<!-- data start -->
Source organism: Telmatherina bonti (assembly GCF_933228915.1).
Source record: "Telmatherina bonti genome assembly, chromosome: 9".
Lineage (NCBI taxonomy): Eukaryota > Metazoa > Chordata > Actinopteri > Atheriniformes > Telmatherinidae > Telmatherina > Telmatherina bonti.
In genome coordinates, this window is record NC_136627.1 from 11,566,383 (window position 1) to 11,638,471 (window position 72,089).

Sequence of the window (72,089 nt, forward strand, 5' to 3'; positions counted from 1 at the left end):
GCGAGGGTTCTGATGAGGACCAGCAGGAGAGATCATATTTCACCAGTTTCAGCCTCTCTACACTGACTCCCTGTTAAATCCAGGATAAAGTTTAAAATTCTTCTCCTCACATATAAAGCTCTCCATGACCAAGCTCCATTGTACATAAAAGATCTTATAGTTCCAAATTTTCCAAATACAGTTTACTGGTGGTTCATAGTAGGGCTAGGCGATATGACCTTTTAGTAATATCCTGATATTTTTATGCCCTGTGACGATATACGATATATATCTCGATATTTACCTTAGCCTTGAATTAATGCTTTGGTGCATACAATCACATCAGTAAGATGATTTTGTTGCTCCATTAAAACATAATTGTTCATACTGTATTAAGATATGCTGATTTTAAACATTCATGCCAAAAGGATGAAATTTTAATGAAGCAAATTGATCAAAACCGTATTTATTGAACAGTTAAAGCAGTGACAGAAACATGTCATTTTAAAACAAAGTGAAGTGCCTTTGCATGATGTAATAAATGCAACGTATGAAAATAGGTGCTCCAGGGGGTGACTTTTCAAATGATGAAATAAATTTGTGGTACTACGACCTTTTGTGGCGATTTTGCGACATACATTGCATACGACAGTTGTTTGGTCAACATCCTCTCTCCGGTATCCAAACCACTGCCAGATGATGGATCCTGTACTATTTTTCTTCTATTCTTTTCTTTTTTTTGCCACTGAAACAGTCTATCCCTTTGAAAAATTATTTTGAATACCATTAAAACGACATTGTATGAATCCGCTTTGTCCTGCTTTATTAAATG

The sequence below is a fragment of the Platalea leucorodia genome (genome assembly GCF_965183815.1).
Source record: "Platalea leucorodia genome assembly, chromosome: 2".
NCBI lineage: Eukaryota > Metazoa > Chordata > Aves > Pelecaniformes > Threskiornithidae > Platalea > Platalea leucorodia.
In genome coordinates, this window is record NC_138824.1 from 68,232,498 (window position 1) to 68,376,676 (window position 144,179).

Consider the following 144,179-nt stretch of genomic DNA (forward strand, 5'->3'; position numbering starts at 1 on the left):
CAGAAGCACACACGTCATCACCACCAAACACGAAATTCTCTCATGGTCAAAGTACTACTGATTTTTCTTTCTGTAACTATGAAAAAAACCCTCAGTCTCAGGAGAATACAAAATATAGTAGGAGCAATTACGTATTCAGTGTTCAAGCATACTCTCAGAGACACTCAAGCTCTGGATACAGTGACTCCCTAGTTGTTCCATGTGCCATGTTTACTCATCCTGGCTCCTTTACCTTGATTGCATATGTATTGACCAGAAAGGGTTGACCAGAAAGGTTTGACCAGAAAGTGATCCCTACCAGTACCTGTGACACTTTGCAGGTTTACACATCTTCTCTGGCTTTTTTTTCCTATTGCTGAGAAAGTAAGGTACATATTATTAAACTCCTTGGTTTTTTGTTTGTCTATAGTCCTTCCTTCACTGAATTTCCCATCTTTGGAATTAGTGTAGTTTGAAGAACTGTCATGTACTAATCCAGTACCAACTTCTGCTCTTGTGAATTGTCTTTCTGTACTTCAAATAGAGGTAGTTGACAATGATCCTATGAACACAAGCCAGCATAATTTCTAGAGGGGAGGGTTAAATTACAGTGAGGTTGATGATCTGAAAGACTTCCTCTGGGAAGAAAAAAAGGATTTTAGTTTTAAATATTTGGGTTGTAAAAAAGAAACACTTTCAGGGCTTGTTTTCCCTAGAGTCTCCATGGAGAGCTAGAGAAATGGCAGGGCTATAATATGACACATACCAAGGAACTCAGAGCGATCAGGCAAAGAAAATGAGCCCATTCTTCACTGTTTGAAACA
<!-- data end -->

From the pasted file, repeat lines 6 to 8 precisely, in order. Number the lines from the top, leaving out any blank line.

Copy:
GCGAGGGTTCTGATGAGGACCAGCAGGAGAGATCATATTTCACCAGTTTCAGCCTCTCTACACTGACTCCCTGTTAAATCCAGGATAAAGTTTAAAATTCTTCTCCTCACATATAAAGCTCTCCATGACCAAGCTCCATTGTACATAAAAGATCTTATAGTTCCAAATTTTCCAAATACAGTTTACTGGTGGTTCATAGTAGGGCTAGGCGATATGACCTTTTAGTAATATCCTGATATTTTTATGCCCTGTGACGATATACGATATATATCTCGATATTTACCTTAGCCTTGAATTAATGCTTTGGTGCATACAATCACATCAGTAAGATGATTTTGTTGCTCCATTAAAACATAATTGTTCATACTGTATTAAGATATGCTGATTTTAAACATTCATGCCAAAAGGATGAAATTTTAATGAAGCAAATTGATCAAAACCGTATTTATTGAACAGTTAAAGCAGTGACAGAAACATGTCATTTTAAAACAAAGTGAAGTGCCTTTGCATGATGTAATAAATGCAACGTATGAAAATAGGTGCTCCAGGGGGTGACTTTTCAAATGATGAAATAAATTTGTGGTACTACGACCTTTTGTGGCGATTTTGCGACATACATTGCATACGACAGTTGTTTGGTCAACATCCTCTCTCCGGTATCCAAACCACTGCCAGATGATGGATCCTGTACTATTTTTCTTCTATTCTTTTCTTTTTTTTGCCACTGAAACAGTCTATCCCTTTGAAAAATTATTTTGAATACCATTAAAACGACATTGTATGAATCCGCTTTGTCCTGCTTTATTAAATG

The sequence below is a fragment of the Platalea leucorodia genome (genome assembly GCF_965183815.1).
Source record: "Platalea leucorodia genome assembly, chromosome: 2".